Optimising Performance of Quadrature Methods with Reduced Precision

This work presents a generic precision optimisation methodology for quadrature computation targeting reconfigurable hardware to maximise performance at a given error tolerance level. The proposed methodology optimises performance by considering integration grid density versus mantissa size of floating-point operators. The optimisation provides the number of integration points and mantissa size with maximised throughput while meeting given error tolerance requirement. Three case studies show that the proposed reduced precision designs on a Virtex-6 SX475T FPGA are up to 6 times faster than comparable FPGA designs with double precision arithmetic. They are up to 15.1 times faster and 234.9 times more energy efficient than an i7-870 quad-core CPU, and are 1.2 times faster and 42.2 times more energy efficient than a Tesla C2070 GPU.


A Mixed Precision Methodology for Mathematical Optimisation

This project introduces a novel mixed precision methodology for mathematical optimisation. It involves the use of reduced precision FPGA optimisers for searching potential regions containing the global optimum, and double precision optimisers on a general purpose processor (GPP) for verifying the results. An empirical method is proposed to determine parameters of the mixed precision methodology running on a reconfigurable accelerator consisting of FPGA and GPP. The effectiveness of our approach is evaluated using a set of optimisation benchmarks. Using our mixed precision methodology and a modern reconfigurable accelerator, we can locate the global optima 1.7 to 6 times faster compared with quad-core optimiser. The mixed precision optimisations search up to 40.3 times more starting vector per unit time compared with quad- core optimisers and only 0.7% to 2.7% of these searches are refined using GPP double precision optimisers. The proposed methodology also allows us to accelerate problems with more complicated functions or to solve problems involving higher dimensions.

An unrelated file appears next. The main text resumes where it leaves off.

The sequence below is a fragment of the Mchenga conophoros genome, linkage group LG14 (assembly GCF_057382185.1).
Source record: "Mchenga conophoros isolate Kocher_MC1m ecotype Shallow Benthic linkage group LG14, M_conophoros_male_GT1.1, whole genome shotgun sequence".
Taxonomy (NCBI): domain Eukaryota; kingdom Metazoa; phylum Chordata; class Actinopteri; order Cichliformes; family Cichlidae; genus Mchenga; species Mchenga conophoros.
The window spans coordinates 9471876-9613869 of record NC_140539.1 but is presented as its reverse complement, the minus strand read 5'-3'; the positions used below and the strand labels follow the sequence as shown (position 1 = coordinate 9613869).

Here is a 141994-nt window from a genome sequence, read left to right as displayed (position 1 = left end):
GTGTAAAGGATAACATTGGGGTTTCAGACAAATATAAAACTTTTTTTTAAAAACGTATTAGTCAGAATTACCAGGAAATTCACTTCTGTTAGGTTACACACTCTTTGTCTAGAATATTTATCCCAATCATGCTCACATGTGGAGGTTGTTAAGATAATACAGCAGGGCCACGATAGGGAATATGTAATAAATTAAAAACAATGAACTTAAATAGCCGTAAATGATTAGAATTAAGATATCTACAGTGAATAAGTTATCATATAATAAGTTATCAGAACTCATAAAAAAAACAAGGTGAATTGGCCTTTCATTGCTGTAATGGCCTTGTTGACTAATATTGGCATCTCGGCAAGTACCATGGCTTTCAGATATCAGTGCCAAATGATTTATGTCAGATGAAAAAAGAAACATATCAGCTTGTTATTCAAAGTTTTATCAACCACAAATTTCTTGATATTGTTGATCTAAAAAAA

Publications

  1. G.C.T. Chow, A.H.T. Tse, Q. Jin, W. Luk, P.H.W. Leong and D.B. Thomas. "A mixed precision Monte Carlo methodology for reconfigurable accelerator systems". In Proc. ACM/SIGDA International Symposium on Field Programmable Gate Arrays (FPGA), pp. 57-66, 2012. (pdf)
  2. Q. Jin, D. Dong, A.H.T. Tse, G.C.T. Chow, D.B. Thomas, W. Luk and S. Weston. "Multi-level Customisation Framework for Curve Based Monte Carlo Financial Simulations". In Proc. International Symposium on Applied Reconfigurable Computing (ARC), pp. 187-201, 2012. (pdf)
  3. A.H.T. Tse, G.C.T. Chow, Q. Jin, D.B. Thomas and W. Luk, "Optimising Performance of Quadrature Methods with Reduced Precision". In Proc. International Symposium on Applied Reconfigurable Computing (ARC), pp. 251-263, 2012. (pdf)
  4. G.C.T. Chow, W. Luk and P.H.W. Leong. "A Mixed Precision Methodology for Mathematical Optimisation". In Proc. IEEE International Symposium on Field-Programmable Custom Computing Machines (FCCM), 2012. (pdf)